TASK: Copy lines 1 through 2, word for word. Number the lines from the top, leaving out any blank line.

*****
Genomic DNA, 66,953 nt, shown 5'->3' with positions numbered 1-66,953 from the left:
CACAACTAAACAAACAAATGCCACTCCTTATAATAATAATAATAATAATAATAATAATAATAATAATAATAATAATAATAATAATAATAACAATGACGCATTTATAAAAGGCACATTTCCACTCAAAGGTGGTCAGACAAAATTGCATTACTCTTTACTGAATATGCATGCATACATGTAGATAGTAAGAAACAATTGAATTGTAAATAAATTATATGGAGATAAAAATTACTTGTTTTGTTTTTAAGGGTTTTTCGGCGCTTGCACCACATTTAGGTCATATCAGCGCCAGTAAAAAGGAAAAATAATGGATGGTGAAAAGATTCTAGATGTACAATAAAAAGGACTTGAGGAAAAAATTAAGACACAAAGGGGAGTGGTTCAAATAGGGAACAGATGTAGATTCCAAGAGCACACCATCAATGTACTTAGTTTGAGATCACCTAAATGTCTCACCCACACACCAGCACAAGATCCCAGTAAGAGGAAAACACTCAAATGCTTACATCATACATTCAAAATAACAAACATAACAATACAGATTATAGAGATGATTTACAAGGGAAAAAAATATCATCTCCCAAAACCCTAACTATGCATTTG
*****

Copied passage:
Genomic DNA, 66,953 nt, shown 5'->3' with positions numbered 1-66,953 from the left:
CACAACTAAACAAACAAATGCCACTCCTTATAATAATAATAATAATAATAATAATAATAATAATAATAATAATAATAATAATAATAATAACAATGACGCATTTATAAAAGGCACATTTCCACTCAAAGGTGGTCAGACAAAATTGCATTACTCTTTACTGAATATGCATGCATACATGTAGATAGTAAGAAACAATTGAATTGTAAATAAATTATATGGAGATAAAAATTACTTGTTTTGTTTTTAAGGGTTTTTCGGCGCTTGCACCACATTTAGGTCATATCAGCGCCAGTAAAAAGGAAAAATAATGGATGGTGAAAAGATTCTAGATGTACAATAAAAAGGACTTGAGGAAAAAATTAAGACACAAAGGGGAGTGGTTCAAATAGGGAACAGATGTAGATTCCAAGAGCACACCATCAATGTACTTAGTTTGAGATCACCTAAATGTCTCACCCACACACCAGCACAAGATCCCAGTAAGAGGAAAACACTCAAATGCTTACATCATACATTCAAAATAACAAACATAACAATACAGATTATAGAGATGATTTACAAGGGAAAAAAATATCATCTCCCAAAACCCTAACTATGCATTTG